There is something especially fun about a DIY show. Abnormal House, in the Bridgeport neighborhood of the Second City hosted a Friday night version which was no exception. Chicago vets Voice of Addiction were joined by the young gents of Billy Batts & The Made Men out of Atlanta. Wrex, also from Chicago, kicked off the party. I’m going to let the images do most of the work for this show.
Voice of Addiction once again were the speed demons of the bill, zooming through a tight set in even tighter confines. It got so wild in the tiny performance area, at one point Leea Tomele stretched her arms out as far as possible and set her legs hard in place on the concrete floor to act as a one-person barricade against the much larger attendees thrashing about. A few others joined in holding the line so Tomele’s husband, VOA founding bass player Ian Tomele, and his bandmates, guitarist Tyler Miller, and drummer Kevin Amaro could continue playing. Yeah, it got a bit nuts. But that energy is what draws people to these more informal events (note: all safety precautions were in place).
I have regularly covered the terrific annual Blue Island event, Beer Can’d Fest. However, the Rise Against Residency at Metro kept me away from the Southside soiree. Many of my friends who were on Blue Island excitedly told me of this young band in the lineup. Looking at their photos from the event I saw a group of teens and just out of teens, one posing in a Pegboy shirt and became curious. Luckily, the band, Billy Batts & The Made Men out of Atlanta, GA made a quick return to Chicago.
I do not want to say too much about the band here as I will be writing more about it later. With the band’s name a wink and a nod to one my favorite films, Goodfellas, and the members’ collective deep-cut knowledge of Chicago punk rock history and an infectious curiosity, Brody Wilson, 21, this time in a Naked Raygun t-shirt, on vocals and guitar, his brother Andy Wilson, 16 on drums and Slade Shirah, 20, filling in on bass, were a charming centerpiece to the show as they absolutely transformed a garage band style venue into almost literally shaking shack. They might be considered kids, but these Made Men play with composure and talent befitting more experienced musicians. Jason Wilson, father of the Wilson brothers, was on site as tour manager and merch guy. His pride shone through, along with his easy, affectionate manner, as he let the young men take it all in.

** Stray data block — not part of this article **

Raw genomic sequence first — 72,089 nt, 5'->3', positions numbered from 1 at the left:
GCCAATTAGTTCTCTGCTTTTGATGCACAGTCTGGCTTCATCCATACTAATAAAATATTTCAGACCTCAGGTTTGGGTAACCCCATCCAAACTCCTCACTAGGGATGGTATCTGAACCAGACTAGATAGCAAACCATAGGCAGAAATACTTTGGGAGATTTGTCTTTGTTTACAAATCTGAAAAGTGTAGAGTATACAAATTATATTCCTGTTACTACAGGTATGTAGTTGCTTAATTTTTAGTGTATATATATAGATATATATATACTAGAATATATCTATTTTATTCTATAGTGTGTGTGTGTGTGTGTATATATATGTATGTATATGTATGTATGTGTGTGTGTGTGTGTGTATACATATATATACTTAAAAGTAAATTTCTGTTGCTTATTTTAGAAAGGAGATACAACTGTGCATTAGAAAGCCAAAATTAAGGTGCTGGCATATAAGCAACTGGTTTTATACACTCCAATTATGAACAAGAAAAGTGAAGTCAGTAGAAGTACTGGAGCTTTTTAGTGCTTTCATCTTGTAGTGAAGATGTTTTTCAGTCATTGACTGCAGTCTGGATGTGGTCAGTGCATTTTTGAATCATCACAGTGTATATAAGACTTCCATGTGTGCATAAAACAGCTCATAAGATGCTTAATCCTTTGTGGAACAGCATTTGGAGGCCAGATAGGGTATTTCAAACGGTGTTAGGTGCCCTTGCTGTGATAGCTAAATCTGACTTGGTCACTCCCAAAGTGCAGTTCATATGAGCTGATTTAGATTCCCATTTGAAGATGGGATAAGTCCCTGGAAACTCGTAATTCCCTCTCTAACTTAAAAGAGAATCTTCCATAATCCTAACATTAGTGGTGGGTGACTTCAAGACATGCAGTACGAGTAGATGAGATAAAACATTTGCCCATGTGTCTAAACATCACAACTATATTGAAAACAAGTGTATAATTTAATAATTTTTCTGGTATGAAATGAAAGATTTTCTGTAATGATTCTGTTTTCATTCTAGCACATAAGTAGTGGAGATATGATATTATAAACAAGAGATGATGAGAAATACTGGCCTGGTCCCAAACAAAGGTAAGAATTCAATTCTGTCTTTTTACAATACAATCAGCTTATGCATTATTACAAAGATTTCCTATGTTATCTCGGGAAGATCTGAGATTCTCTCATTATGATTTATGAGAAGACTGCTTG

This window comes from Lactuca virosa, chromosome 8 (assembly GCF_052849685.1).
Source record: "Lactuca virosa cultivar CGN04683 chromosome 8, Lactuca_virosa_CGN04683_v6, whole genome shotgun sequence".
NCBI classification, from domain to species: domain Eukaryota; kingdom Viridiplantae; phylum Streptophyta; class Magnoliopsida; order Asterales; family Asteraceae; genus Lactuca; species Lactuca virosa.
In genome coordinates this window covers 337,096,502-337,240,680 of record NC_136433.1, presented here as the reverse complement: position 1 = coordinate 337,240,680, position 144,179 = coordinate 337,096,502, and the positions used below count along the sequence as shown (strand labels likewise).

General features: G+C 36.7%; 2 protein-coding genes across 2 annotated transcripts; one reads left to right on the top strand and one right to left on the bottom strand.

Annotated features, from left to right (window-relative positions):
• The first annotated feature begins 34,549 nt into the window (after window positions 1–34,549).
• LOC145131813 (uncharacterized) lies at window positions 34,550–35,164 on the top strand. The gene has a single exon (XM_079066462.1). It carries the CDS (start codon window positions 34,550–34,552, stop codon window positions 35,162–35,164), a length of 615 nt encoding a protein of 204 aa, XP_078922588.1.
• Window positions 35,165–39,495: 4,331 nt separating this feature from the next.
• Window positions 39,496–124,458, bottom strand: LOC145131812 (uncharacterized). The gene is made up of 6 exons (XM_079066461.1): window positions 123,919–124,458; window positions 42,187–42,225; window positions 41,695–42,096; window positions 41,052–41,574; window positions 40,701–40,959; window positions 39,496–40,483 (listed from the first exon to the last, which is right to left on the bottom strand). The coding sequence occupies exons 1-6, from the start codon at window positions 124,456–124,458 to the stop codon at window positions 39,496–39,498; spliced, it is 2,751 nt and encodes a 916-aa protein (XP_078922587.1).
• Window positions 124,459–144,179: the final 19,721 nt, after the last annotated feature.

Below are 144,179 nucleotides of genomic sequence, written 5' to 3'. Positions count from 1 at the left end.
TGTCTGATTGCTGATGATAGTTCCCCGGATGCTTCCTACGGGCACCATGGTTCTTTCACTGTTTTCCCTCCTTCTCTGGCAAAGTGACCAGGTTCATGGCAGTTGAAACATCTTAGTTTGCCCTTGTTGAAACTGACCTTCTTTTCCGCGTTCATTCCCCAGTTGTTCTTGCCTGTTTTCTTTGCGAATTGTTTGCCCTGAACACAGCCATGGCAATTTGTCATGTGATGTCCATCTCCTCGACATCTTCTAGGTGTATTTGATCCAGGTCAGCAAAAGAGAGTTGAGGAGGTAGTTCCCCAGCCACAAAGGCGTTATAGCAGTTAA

When I first started taking photos of Wrex I wasn’t sure exactly how many people were in the band. Again, the space was tiny, and hanging from the rafter were glittery strands of plastic and an incredibly wide variety of signs, dolls, and other assorted Tchotchkes from creepy to cute. A few songs in I realized there was a keyboard player tucked up high against a wall and another singer I thought was a crowd member. But when you can sit on the floor and capture all band members, once you have spotted them, you know this is likely to be a rowdy fun time. And indeed it was.
DIY Shows, House Shows or the like are not for everyone. Had it not been for my camera, I might have felt far more claustrophobic. But they feel far more organic and relaxed than large events. They provide an opportunity for newer and/or lesser-known bands to take the spotlight and it’s not unusual to find bigger bands at these shows. Being a house shows makes me feel like I am inside one of the iconic late 1970’s, early 1980’s images many of us are pretty familiar with by this point. Crawl inside more images from this night. Thanks & Cheers!